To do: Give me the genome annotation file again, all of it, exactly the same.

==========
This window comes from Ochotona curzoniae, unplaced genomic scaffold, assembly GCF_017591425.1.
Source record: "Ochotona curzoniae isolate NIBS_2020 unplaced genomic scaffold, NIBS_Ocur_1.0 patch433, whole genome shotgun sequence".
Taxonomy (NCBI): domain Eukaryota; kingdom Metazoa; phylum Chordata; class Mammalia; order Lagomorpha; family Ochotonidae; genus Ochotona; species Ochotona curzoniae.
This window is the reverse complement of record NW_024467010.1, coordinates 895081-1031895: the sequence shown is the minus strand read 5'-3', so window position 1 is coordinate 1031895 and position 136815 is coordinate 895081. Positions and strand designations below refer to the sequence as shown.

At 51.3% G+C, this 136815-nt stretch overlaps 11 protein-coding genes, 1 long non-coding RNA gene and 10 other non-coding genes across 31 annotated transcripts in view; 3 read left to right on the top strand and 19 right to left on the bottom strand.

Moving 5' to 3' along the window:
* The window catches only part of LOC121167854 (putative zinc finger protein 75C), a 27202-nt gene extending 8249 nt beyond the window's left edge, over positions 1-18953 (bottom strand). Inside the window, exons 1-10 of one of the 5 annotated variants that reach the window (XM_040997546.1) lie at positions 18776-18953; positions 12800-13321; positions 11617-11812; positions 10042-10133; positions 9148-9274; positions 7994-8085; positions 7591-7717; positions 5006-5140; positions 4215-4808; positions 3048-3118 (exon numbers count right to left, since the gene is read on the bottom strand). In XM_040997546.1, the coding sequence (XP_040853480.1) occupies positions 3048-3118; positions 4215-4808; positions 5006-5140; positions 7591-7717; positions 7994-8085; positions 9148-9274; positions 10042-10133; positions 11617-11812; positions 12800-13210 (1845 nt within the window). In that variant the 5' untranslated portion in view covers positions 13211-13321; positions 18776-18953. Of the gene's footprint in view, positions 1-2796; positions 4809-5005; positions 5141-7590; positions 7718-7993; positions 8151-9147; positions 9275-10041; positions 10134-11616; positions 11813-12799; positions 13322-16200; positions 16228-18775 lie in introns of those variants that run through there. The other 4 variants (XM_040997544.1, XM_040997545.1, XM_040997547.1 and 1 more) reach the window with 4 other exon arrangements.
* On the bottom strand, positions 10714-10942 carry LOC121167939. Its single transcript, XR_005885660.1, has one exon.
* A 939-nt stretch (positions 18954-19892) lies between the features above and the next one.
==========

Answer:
This window comes from Ochotona curzoniae, unplaced genomic scaffold, assembly GCF_017591425.1.
Source record: "Ochotona curzoniae isolate NIBS_2020 unplaced genomic scaffold, NIBS_Ocur_1.0 patch433, whole genome shotgun sequence".
Taxonomy (NCBI): domain Eukaryota; kingdom Metazoa; phylum Chordata; class Mammalia; order Lagomorpha; family Ochotonidae; genus Ochotona; species Ochotona curzoniae.
This window is the reverse complement of record NW_024467010.1, coordinates 895081-1031895: the sequence shown is the minus strand read 5'-3', so window position 1 is coordinate 1031895 and position 136815 is coordinate 895081. Positions and strand designations below refer to the sequence as shown.

At 51.3% G+C, this 136815-nt stretch overlaps 11 protein-coding genes, 1 long non-coding RNA gene and 10 other non-coding genes across 31 annotated transcripts in view; 3 read left to right on the top strand and 19 right to left on the bottom strand.

Moving 5' to 3' along the window:
* The window catches only part of LOC121167854 (putative zinc finger protein 75C), a 27202-nt gene extending 8249 nt beyond the window's left edge, over positions 1-18953 (bottom strand). Inside the window, exons 1-10 of one of the 5 annotated variants that reach the window (XM_040997546.1) lie at positions 18776-18953; positions 12800-13321; positions 11617-11812; positions 10042-10133; positions 9148-9274; positions 7994-8085; positions 7591-7717; positions 5006-5140; positions 4215-4808; positions 3048-3118 (exon numbers count right to left, since the gene is read on the bottom strand). In XM_040997546.1, the coding sequence (XP_040853480.1) occupies positions 3048-3118; positions 4215-4808; positions 5006-5140; positions 7591-7717; positions 7994-8085; positions 9148-9274; positions 10042-10133; positions 11617-11812; positions 12800-13210 (1845 nt within the window). In that variant the 5' untranslated portion in view covers positions 13211-13321; positions 18776-18953. Of the gene's footprint in view, positions 1-2796; positions 4809-5005; positions 5141-7590; positions 7718-7993; positions 8151-9147; positions 9275-10041; positions 10134-11616; positions 11813-12799; positions 13322-16200; positions 16228-18775 lie in introns of those variants that run through there. The other 4 variants (XM_040997544.1, XM_040997545.1, XM_040997547.1 and 1 more) reach the window with 4 other exon arrangements.
* On the bottom strand, positions 10714-10942 carry LOC121167939. Its single transcript, XR_005885660.1, has one exon.
* A 939-nt stretch (positions 18954-19892) lies between the features above and the next one.